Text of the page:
ourModel <- es(y$data, "ANN", h=12, interval=TRUE,
               holdout=TRUE, silent=FALSE, persistence=0.01)
ETS(A,N,N) with $\hat{\alpha}=0.01$ applied to the data generated from the same model with $\alpha=0.3$.

(#fig:ETSANNExamplealpha0.1)ETS(A,N,N) with \(\hat{\alpha}=0.01\) applied to the data generated from the same model with \(\alpha=0.3\).

Figure @ref(fig:ETSANNExamplealpha0.1) shows that the prediction interval does not expand, but at the same time is wider than needed, and the forecast is biased - the model does not keep up to the fast changing time series. So, it is important to correctly estimate the smoothing parameters not only to approximate the data, but also to produce less biased point forecast and more appropriate prediction interval.

4.2.2 ETS(M,N,N)

Hyndman et al. (2008) demonstrate that there is another ETS model, underlying SES. It is the model with multiplicative error, which is formulated in the following way, as mentioned in Chapter 3.5: \[\begin{equation} \begin{aligned} & y_{t} = l_{t-1}(1 + \epsilon_t) \\ & l_t = l_{t-1}(1 + \alpha \epsilon_t) \end{aligned} , \tag{4.12} \end{equation}\] where \((1+\epsilon_t)\) corresponds to the \(\varepsilon_t\) discussed in Section 3.1. In order to see the connection of this model with SES, we need to revert to the estimation of the model on the data again: \[\begin{equation} \begin{aligned} & y_{t} = \hat{l}_{t-1}(1 + e_t) \\ & \hat{l}_t = \hat{l}_{t-1}(1 + \hat{\alpha} e_t) \end{aligned} . \tag{4.13} \end{equation}\] where one step ahead forecast is (Section 3.5) \(\hat{y}_t = \hat{l}_{t-1}\) and \(e_t=\frac{y_t - \hat{y}_t}{\hat{y}_t}\). Substituting these values in second equation of (4.13) we obtain: \[\begin{equation} \hat{y}_{t+1} = \hat{y}_t \left(1 + \hat{\alpha} \frac{y_t - \hat{y}_t}{\hat{y}_t} \right) \tag{4.14} \end{equation}\] Finally, opening the brackets, we get the SES in the form similar to (4.5): \[\begin{equation} \hat{y}_{t+1} = \hat{y}_t + \hat{\alpha} (y_t - \hat{y}_t). \tag{4.15} \end{equation}\]

This example demonstrates once again the difference between a forecasting method and a model. When we use SES, we ignore the distributional assumptions, which restricts the usage of the method. When we use a model, we assume a specific structure, which on one hand makes it more restrictive, but on the other hand gives it additional features. The main ones in case of ETS(M,N,N) in comparison with ETS(A,N,N) are:

  1. The variance of the actual values in ETS(M,N,N) increases with the increase of the level \(l_{t}\). This allows modelling heteroscedasticity situation in the data;
  2. If \((1+\epsilon_t)\) is always positive, then the ETS(M,N,N) model will always produce only positive forecasts (both point and interval). This makes this model applicable in principle to the data with low level.

An alternative to (4.12) would be the model (4.6) applied to the data in logarithms (assuming that the data we work with is always positive), implying that: \[\begin{equation} \begin{aligned} & \log y_{t} = l_{t-1} + \epsilon_t \\ & l_t = l_{t-1} + \alpha \epsilon_t \end{aligned} . \tag{4.16} \end{equation}\] However, in order to produce forecasts from (4.16) exponentiation is needed, which might make the application of the model more difficult than needed. The ETS(M,N,N) on the other hand does not rely on exponentiation, making it safe in cases, when very high values are produced by the model (e.g. exp(1000) returns infinity in R).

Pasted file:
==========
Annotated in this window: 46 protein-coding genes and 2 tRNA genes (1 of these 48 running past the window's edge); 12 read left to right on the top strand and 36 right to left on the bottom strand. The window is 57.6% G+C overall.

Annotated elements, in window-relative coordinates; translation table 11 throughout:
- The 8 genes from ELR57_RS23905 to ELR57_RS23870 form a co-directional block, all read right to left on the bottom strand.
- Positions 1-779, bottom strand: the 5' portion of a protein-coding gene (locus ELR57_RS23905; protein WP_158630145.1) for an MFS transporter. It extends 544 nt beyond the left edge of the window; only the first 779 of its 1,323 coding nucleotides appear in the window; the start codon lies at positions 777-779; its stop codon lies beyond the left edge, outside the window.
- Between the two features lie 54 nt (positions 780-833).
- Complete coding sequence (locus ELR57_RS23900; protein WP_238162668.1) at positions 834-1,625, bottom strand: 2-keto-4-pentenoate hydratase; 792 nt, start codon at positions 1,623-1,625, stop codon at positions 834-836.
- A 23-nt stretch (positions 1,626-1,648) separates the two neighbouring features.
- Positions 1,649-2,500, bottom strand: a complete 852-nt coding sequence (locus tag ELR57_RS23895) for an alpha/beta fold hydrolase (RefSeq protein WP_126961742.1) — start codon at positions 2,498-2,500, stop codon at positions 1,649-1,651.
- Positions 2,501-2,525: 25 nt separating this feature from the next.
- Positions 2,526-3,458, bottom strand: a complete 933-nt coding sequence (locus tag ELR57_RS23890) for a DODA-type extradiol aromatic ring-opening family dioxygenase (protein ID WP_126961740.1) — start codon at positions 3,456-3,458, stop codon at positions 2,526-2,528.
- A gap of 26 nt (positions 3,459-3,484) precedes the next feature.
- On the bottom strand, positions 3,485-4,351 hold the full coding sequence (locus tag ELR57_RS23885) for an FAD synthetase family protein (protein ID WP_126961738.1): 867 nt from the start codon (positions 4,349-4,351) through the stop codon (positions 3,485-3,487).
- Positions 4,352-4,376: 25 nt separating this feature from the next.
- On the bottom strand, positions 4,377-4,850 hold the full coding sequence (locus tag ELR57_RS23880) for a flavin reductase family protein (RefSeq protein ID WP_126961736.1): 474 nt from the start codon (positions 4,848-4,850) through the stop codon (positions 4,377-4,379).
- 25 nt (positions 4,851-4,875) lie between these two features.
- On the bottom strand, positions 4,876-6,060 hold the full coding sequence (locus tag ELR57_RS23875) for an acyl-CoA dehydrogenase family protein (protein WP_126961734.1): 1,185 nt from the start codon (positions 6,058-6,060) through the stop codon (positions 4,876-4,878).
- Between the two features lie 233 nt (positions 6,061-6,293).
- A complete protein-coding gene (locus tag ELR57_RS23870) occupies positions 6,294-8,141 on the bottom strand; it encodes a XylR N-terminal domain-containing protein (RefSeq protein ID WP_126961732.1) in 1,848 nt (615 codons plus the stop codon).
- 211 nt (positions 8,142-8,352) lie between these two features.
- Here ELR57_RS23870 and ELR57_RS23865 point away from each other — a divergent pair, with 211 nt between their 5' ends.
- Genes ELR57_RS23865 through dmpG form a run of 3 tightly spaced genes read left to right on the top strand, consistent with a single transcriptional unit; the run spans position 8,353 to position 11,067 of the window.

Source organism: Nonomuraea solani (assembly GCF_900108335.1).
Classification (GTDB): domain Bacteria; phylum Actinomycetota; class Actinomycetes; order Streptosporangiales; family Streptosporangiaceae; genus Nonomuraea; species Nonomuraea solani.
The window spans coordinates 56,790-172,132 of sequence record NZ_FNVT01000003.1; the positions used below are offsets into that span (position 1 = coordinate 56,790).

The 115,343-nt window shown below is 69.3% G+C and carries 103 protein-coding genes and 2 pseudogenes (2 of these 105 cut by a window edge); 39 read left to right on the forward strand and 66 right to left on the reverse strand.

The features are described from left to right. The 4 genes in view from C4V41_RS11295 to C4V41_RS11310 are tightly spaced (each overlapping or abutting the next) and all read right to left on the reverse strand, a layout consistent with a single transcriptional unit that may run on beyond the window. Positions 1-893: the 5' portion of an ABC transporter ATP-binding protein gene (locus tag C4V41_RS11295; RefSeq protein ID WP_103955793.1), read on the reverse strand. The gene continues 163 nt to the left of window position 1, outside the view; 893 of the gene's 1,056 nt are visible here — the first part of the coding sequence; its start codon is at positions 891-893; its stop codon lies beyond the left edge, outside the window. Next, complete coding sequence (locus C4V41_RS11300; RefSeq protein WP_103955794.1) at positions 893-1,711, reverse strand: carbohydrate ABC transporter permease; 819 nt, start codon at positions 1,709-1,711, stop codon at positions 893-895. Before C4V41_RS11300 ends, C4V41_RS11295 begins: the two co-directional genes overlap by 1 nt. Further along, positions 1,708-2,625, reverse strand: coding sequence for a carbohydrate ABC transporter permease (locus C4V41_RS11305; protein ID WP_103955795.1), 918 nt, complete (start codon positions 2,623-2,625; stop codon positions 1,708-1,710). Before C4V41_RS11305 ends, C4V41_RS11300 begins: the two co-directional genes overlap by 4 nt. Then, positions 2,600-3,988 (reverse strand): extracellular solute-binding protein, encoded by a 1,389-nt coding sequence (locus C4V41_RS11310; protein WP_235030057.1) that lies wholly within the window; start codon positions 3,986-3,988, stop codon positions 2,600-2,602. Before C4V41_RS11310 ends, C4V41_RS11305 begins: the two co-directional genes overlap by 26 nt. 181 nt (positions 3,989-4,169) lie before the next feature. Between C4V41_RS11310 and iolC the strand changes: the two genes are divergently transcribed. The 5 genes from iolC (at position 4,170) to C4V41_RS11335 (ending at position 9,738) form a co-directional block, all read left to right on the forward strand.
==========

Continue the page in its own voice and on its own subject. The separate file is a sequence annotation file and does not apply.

Finally, the conditional h steps ahead mean of ETS(M,N,N) corresponds to the point forecast and is equal to the last observed level, but only if \(\text{E}(1+\epsilon_t)=1\): \[\begin{equation} \mu_{y,t+h|t} = \hat{y}_{t+h} = l_{t} . \tag{4.17} \end{equation}\]

And here is an example with the ETS(M,N,N) data (Figure 4.9):

y <- sim.es("MNN", 120, 1, 12, persistence=0.3, initial=1000)
ourModel <- es(y$data, "MNN", h=12, holdout=TRUE,
               interval=TRUE, silent=FALSE)
ETS(M,N,N) model applied to the data generated from the same model.

Figure 4.9: ETS(M,N,N) model applied to the data generated from the same model.

ourModel
## Time elapsed: 0.04 seconds
## Model estimated: ETS(MNN)
## Persistence vector g:
##  alpha 
## 0.2003 
## Initial values were optimised.
## 
## Loss function type: likelihood; Loss function value: 638.9122
## Error standard deviation: 0.092
## Sample size: 108
## Number of estimated parameters: 3
## Number of degrees of freedom: 105
## Information criteria:
##      AIC     AICc      BIC     BICc 
## 1283.824 1284.055 1291.871 1292.411 
## 
## 95% parametric prediction interval was constructed
## 75% of values are in the prediction interval
## Forecast errors:
## MPE: -12.3%; sCE: -107.4%; Asymmetry: -86.6%; MAPE: 13.3%
## MASE: 1.146; sMAE: 9.9%; sMSE: 1.5%; rMAE: 1.16; rRMSE: 1.131

Conceptually, the data in Figure 4.9 looks very similar to the one from ETS(A,N,N) (Figure 4.8), but demonstrating the changing variance of the error term with the change of the level.

References

• Hyndman, R.J., Koehler, A.B., Ord, J.K., Snyder, R.D., 2008. Forecasting with Exponential Smoothing. Springer Berlin Heidelberg.
• Hyndman, R.J., Koehler, A.B., Snyder, R.D., Grose, S., 2002. A state space framework for automatic forecasting using exponential smoothing methods. International Journal of Forecasting. 18, 439–454. https://doi.org/10.1016/S0169-2070(01)00110-8
• Muth, J.F., 1960. Optimal Properties of Exponentially Weighted Forecasts. Journal of the American Statistical Association. 55, 299–306. https://doi.org/10.2307/2281742
• Snyder, R.D., 1985. Recursive Estimation of Dynamic Linear Models. Journal of the Royal Statistical Society, Series B (Methodological). 47, 272–276. https://doi.org/10.1111/j.2517-6161.1985.tb01355.x
• Svetunkov, I., 2021c. Statistics for business analytics. https://openforecast.org/sba/ (version: [01.09.2021])